A Conversation

Published On February 20, 2017 | By Srushti Kamat |

Words by Srushti Kamat, Photos by Kaylee Domzalski, Illustrations by Dorothy Hoeft

Take a moment to sit by Columbia Hall on 13th Avenue. Become immersed
in the ebb and flow of student life. Now pause. Zoom in. Two students share a unique connection. They grew up 40 minutes from each other. 40 minutes of rugged, dry landscape that separated two stark realities. Yaara Taal was born in a Kibbutz, a collective agriculture community, in the southern part of Israel. Mohammed Astal was born in Gaza Strip, Palestine.

Yaara Tal, who is from Kibbutz, Israel, is a student at the University of Oregon.

Taal and Astal met at the University of Oregon just over a month ago. Brimming with curiosity, they were both keen to share and understand each other’s experiences. What followed is a conversation about parents and siblings, border police and bombing, remorse and resolution.

The baffling fact about their connection is that it took over 20 years for either to meet a person from the other side of the border. A fact that, once considered with the circumstances, should not baffle anyone at all. For a Palestinian to come to Israel, they would need a special permit, one which is difficult to obtain if not completely unheard of. On the other hand, it is illegal for an Israeli to cross over to Gaza.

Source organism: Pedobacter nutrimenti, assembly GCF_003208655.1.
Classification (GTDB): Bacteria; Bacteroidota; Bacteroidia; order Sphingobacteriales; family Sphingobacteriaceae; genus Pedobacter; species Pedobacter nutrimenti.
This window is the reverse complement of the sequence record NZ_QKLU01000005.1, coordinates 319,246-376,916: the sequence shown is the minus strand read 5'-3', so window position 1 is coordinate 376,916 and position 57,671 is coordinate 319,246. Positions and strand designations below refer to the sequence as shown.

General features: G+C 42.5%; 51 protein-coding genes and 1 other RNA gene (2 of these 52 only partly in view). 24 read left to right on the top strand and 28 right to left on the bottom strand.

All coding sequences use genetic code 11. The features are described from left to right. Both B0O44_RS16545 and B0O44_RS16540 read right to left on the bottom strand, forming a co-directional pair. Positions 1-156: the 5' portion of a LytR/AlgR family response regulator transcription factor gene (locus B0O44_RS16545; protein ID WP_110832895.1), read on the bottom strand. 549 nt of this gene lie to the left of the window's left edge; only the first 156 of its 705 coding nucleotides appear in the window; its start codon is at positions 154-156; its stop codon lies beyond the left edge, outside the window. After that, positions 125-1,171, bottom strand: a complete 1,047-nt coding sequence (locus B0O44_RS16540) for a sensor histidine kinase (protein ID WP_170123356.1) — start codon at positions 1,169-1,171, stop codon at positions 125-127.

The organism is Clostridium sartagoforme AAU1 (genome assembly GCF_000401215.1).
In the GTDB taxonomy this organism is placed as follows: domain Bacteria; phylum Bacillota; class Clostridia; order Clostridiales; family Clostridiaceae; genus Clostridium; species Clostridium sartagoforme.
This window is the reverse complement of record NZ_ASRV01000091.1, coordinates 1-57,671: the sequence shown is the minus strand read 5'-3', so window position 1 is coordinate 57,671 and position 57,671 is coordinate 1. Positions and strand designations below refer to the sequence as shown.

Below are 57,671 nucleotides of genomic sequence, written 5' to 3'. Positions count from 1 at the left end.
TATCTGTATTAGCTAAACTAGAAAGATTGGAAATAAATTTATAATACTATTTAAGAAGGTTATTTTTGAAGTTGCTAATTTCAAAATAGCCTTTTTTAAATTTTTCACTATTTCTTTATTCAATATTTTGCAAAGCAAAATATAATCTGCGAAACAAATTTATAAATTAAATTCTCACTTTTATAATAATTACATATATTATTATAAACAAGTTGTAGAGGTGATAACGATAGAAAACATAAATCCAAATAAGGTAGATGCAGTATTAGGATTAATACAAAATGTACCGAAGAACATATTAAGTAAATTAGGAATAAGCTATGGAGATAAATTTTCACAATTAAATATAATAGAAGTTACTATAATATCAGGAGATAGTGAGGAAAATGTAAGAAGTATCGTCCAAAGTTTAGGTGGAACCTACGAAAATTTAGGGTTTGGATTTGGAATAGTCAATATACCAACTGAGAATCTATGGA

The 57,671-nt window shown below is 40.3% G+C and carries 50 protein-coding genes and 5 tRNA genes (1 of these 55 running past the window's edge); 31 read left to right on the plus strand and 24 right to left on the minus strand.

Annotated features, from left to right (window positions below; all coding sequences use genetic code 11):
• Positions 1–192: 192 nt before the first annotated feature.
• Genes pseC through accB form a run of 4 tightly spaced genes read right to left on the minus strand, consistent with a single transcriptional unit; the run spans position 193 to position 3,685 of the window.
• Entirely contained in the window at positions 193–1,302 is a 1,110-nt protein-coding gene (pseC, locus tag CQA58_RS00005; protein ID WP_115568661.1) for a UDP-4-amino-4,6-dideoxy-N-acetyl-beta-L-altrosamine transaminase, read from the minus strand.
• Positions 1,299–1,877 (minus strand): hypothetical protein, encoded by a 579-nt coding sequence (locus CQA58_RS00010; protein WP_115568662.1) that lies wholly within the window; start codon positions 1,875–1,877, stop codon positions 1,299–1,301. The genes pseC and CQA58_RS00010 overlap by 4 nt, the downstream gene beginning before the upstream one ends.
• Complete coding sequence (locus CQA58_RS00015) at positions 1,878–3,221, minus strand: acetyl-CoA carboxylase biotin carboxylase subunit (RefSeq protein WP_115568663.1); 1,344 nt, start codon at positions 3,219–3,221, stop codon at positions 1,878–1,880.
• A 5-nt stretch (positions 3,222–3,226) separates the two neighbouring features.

Astal explains what crossing the border meant to him, what value it had, and continues to hold.

“Crossing over means opening your world,” he replies. “You see, in Gaza Strip, it’s like a big cage or an open prison.” The Gaza Strip is Hamas controlled territory. The Hamas are a political party who are considered by many to be a terrorist organization.

In the midst of dusty borders, flying rockets, and war, both Taal and Astal find life in the United States to be easier. In Israel, every 18-year-old hasto enroll in military service. Taal was a part of the field intelligence division and was posted at the Gaza border. She stayed up for nights on end, keeping close watch on the fringed edges of her country. The slow pace of Eugene is a big shift from this former lifestyle.

 

Since coming from such different countries, they describe what it has been like living in this town and being at the UO.